- External database dependencies or chaining must be manually configured on the secondary server to achieve “normal” operation after failover. If the database requires a third-party agent solution, the agent solution must also be installed and configured on the secondary server. Licensing fee for the third-party agent could be a challenge here.
- The principal and mirror server must run the same version of SQL Server. To establish a mirroring session, the partner servers must be running the same version. Service packs or cumulative updates need to be applied to both servers, which means there would be downtime, and incompatibility could exist for other databases/applications on the same servers.
- Simple and bulk-logged recovery model are not supported. Every transaction must be fully logged and mirrored to achieve consistency across partners. Thus, you’d want to make sure you have plenty of disk space for your transaction log file(s) on each partner server.
- Servers can be locally or geographically dispersed, but.... Latency can be impactful if the connection between the principal server and the mirror server is over a slow WAN, especially if you have large transaction logs to mirror to the mirror server.
- Servers can be any class of hardware. Any commodity servers can be used for the partner servers and witness server. They do not have to be the same class or version.
- No witness no automatic failover. The witness server is the referee in the mirroring topology. It is the decider as to which partner server should have the principal role. If both partner servers can communicate/form a quorum with the witness server, then the principal role remains at the specified partner. If only one partner server can communicate/form a quorum with the witness server, then that server will be assigned the principal role. If neither partner servers can communicate with the witness server, then the principal role remains at the current principal server unless you manually switch roles.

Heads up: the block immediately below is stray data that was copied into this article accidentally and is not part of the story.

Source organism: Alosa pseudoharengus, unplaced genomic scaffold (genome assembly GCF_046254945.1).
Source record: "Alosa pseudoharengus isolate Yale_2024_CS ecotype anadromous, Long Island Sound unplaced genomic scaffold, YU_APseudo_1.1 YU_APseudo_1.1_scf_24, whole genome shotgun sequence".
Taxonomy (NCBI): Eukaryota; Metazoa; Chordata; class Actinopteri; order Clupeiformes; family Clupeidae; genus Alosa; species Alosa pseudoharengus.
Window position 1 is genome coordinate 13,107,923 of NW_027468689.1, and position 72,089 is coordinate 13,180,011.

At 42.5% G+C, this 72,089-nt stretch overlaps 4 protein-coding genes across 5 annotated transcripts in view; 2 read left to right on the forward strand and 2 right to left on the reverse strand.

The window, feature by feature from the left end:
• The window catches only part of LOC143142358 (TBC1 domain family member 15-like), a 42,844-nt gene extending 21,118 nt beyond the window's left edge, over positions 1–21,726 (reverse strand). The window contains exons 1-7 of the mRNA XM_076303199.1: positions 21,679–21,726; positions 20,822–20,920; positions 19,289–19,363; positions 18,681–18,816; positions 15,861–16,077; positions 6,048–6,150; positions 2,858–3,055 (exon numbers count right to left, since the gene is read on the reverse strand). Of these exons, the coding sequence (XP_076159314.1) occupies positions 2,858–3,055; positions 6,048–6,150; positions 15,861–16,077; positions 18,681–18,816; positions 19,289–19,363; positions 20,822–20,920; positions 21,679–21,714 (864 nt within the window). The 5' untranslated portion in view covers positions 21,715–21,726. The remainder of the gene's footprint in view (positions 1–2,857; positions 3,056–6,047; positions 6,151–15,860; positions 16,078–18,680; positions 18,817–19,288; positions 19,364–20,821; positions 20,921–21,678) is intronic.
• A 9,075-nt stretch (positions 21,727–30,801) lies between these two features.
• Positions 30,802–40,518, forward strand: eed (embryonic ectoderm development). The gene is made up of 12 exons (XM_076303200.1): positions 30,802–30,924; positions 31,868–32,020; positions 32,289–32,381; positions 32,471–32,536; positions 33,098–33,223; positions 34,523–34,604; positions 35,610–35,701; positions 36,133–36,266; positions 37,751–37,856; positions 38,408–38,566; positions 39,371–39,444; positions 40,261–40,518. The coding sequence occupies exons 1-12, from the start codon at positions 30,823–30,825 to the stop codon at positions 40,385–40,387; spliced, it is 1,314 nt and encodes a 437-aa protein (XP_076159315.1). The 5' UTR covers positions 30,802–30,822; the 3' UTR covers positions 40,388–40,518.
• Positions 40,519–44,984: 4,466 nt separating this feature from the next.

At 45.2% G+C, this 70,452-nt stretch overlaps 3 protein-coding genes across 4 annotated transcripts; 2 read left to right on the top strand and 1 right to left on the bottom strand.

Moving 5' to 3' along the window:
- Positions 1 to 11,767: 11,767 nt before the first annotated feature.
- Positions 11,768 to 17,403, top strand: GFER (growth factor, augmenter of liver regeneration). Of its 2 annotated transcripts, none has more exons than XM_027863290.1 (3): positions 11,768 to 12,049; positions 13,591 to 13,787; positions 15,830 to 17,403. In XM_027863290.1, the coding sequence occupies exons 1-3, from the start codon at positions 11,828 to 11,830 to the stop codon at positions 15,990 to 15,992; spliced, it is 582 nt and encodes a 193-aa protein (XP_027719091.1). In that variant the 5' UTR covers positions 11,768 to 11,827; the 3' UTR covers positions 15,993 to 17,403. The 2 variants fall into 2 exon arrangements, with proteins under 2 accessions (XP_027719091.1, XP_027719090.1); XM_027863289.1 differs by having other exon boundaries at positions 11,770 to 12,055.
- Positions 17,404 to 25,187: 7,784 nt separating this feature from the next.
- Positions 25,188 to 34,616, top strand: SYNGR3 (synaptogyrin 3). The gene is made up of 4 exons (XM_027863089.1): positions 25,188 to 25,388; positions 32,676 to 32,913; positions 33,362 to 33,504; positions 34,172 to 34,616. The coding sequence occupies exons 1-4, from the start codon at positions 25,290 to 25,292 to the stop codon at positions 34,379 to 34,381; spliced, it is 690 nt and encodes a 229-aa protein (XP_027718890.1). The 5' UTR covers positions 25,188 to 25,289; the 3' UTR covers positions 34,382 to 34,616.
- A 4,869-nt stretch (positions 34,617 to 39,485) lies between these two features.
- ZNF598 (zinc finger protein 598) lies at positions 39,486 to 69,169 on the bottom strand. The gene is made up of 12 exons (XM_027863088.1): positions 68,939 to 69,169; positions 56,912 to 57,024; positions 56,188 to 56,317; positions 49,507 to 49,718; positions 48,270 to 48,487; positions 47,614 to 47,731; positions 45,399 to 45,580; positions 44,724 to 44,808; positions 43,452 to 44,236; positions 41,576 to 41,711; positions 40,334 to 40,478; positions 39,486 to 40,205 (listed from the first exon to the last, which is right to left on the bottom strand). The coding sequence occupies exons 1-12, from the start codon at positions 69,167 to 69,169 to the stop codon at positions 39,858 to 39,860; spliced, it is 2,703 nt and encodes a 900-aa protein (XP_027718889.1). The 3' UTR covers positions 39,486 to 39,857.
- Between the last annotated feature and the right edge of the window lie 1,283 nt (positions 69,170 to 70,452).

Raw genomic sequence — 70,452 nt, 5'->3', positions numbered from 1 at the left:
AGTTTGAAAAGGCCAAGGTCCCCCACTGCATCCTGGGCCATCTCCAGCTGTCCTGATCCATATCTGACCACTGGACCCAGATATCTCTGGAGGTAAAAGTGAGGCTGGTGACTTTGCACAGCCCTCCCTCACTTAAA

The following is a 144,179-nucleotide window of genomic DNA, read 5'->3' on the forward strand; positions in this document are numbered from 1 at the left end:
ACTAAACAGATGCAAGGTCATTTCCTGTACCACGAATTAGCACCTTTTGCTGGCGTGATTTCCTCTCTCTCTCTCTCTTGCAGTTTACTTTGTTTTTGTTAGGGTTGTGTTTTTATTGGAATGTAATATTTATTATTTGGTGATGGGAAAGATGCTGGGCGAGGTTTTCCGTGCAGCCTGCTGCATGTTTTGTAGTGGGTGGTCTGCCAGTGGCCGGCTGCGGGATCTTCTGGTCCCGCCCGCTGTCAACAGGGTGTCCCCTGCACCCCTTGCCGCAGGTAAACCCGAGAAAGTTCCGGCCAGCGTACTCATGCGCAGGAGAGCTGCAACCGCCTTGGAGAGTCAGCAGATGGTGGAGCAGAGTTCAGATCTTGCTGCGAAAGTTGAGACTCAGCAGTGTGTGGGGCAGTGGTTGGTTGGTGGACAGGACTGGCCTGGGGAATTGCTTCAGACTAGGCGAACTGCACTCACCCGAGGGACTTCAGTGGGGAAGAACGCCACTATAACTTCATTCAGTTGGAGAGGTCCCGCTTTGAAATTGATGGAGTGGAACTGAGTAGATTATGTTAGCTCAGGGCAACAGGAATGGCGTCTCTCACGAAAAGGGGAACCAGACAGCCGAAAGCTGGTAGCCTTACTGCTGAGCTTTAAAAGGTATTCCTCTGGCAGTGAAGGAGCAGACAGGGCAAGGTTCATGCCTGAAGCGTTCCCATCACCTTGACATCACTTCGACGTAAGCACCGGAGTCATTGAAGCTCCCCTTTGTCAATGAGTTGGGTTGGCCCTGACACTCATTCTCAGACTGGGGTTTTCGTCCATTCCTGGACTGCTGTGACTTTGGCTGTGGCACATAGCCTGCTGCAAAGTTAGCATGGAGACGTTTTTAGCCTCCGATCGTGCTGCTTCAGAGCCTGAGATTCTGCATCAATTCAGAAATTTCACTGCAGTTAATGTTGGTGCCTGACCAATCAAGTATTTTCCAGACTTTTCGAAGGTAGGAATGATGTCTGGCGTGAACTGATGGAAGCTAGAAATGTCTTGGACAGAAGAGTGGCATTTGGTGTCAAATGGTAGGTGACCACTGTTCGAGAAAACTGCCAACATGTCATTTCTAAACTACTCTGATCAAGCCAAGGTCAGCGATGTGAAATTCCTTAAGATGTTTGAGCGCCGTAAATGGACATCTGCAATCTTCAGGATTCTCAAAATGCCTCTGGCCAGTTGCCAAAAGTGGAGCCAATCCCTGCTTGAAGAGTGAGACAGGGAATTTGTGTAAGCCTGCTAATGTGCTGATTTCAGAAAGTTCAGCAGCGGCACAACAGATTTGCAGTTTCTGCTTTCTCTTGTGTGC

- Distributed transaction is not supported. A database that is mirrored cannot be part of a distributed transaction – i.e., a transaction that spans across more than one database. Even if you create multiple database-mirroring sessions to attempt to group the databases together, you cannot have a distributed transaction across these databases.
Database mirroring is truly a step up from log shipping. With synchronous mirroring and automatic failover, it’s extremely simple to have a critical database protected for high availability and disaster recovery. But be aware of the cost of latency. High-performance OLTP will be affected. Also, if you need protection at the instance or server level, database mirroring is not the answer and you will have to check out other HA/DR solutions.
I hope you find the database mirroring information above useful and will join me again in the next installment of the Application High Availability and Disaster Recovery (HA/DR) for SQL Server series, where I will discuss another HA/DR solution.
Do you have a specific question about HA/DR solutions? If so, please let me know and I'll try to provide insight and solutions. Cheers!